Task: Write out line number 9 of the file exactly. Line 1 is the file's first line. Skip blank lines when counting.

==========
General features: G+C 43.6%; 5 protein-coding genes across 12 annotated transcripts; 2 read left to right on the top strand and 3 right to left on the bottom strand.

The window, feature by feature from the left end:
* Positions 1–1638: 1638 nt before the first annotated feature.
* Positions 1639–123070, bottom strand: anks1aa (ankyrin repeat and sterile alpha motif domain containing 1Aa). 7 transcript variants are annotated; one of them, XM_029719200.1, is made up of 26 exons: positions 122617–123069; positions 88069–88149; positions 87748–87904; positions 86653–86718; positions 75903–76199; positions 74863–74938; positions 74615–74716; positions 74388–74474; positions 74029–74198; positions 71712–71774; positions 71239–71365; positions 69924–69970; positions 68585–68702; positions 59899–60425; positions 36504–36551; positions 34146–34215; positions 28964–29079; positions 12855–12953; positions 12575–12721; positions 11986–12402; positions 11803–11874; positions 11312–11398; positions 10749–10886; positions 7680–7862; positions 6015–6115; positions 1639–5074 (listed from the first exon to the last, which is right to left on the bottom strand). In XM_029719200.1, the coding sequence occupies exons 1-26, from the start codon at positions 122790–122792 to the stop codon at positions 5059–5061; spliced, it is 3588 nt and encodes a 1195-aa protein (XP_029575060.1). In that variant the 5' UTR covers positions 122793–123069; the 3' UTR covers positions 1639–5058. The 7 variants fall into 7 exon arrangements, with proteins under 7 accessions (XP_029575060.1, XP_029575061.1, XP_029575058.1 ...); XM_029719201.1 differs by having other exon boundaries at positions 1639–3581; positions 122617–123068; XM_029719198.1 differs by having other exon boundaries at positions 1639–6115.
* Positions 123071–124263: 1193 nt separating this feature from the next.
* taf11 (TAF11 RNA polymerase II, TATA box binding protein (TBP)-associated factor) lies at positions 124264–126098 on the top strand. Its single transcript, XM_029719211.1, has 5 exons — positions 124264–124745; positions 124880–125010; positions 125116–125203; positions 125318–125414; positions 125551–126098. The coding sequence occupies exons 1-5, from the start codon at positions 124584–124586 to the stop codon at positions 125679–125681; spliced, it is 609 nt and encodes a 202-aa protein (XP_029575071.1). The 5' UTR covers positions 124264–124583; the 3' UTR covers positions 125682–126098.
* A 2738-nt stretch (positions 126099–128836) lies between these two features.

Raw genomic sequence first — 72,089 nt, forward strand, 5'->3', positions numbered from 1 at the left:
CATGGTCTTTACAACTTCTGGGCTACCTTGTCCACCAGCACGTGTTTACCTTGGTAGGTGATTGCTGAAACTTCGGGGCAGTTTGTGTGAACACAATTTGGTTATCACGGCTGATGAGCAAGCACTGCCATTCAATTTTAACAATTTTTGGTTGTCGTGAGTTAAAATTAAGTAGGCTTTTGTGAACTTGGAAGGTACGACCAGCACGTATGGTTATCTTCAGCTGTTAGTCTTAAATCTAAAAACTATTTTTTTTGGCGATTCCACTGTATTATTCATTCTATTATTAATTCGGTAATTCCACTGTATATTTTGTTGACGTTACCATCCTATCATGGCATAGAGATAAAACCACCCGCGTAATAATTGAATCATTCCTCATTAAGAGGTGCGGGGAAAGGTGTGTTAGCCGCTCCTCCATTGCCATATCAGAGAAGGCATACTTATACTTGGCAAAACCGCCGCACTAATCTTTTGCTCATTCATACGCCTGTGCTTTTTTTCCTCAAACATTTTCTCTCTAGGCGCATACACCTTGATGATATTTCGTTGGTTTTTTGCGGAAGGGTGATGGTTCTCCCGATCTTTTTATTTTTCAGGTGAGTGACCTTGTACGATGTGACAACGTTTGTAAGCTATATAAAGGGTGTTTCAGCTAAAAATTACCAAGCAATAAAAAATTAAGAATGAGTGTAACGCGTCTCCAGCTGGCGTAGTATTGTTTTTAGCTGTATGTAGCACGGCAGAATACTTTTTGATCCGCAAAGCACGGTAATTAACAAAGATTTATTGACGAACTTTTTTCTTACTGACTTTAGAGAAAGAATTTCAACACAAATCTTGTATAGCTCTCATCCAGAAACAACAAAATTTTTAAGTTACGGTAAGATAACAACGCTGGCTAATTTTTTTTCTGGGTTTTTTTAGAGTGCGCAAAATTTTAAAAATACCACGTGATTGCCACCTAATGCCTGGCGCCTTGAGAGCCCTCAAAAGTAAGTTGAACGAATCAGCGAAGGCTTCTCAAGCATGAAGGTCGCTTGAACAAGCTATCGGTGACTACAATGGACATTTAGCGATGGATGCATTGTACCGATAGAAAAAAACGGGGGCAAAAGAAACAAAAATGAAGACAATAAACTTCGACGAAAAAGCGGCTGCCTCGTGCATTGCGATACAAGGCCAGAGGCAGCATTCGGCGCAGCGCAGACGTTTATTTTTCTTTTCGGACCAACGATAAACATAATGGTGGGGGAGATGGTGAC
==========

CATGGTCTTTACAACTTCTGGGCTACCTTGTCCACCAGCACGTGTTTACCTTGGTAGGTGATTGCTGAAACTTCGGGGCAGTTTGTGTGAACACAATTTGGTTATCACGGCTGATGAGCAAGCACTGCCATTCAATTTTAACAATTTTTGGTTGTCGTGAGTTAAAATTAAGTAGGCTTTTGTGAACTTGGAAGGTACGACCAGCACGTATGGTTATCTTCAGCTGTTAGTCTTAAATCTAAAAACTATTTTTTTTGGCGATTCCACTGTATTATTCATTCTATTATTAATTCGGTAATTCCACTGTATATTTTGTTGACGTTACCATCCTATCATGGCATAGAGATAAAACCACCCGCGTAATAATTGAATCATTCCTCATTAAGAGGTGCGGGGAAAGGTGTGTTAGCCGCTCCTCCATTGCCATATCAGAGAAGGCATACTTATACTTGGCAAAACCGCCGCACTAATCTTTTGCTCATTCATACGCCTGTGCTTTTTTTCCTCAAACATTTTCTCTCTAGGCGCATACACCTTGATGATATTTCGTTGGTTTTTTGCGGAAGGGTGATGGTTCTCCCGATCTTTTTATTTTTCAGGTGAGTGACCTTGTACGATGTGACAACGTTTGTAAGCTATATAAAGGGTGTTTCAGCTAAAAATTACCAAGCAATAAAAAATTAAGAATGAGTGTAACGCGTCTCCAGCTGGCGTAGTATTGTTTTTAGCTGTATGTAGCACGGCAGAATACTTTTTGATCCGCAAAGCACGGTAATTAACAAAGATTTATTGACGAACTTTTTTCTTACTGACTTTAGAGAAAGAATTTCAACACAAATCTTGTATAGCTCTCATCCAGAAACAACAAAATTTTTAAGTTACGGTAAGATAACAACGCTGGCTAATTTTTTTTCTGGGTTTTTTTAGAGTGCGCAAAATTTTAAAAATACCACGTGATTGCCACCTAATGCCTGGCGCCTTGAGAGCCCTCAAAAGTAAGTTGAACGAATCAGCGAAGGCTTCTCAAGCATGAAGGTCGCTTGAACAAGCTATCGGTGACTACAATGGACATTTAGCGATGGATGCATTGTACCGATAGAAAAAAACGGGGGCAAAAGAAACAAAAATGAAGACAATAAACTTCGACGAAAAAGCGGCTGCCTCGTGCATTGCGATACAAGGCCAGAGGCAGCATTCGGCGCAGCGCAGACGTTTATTTTTCTTTTCGGACCAACGATAAACATAATGGTGGGGGAGATGGTGAC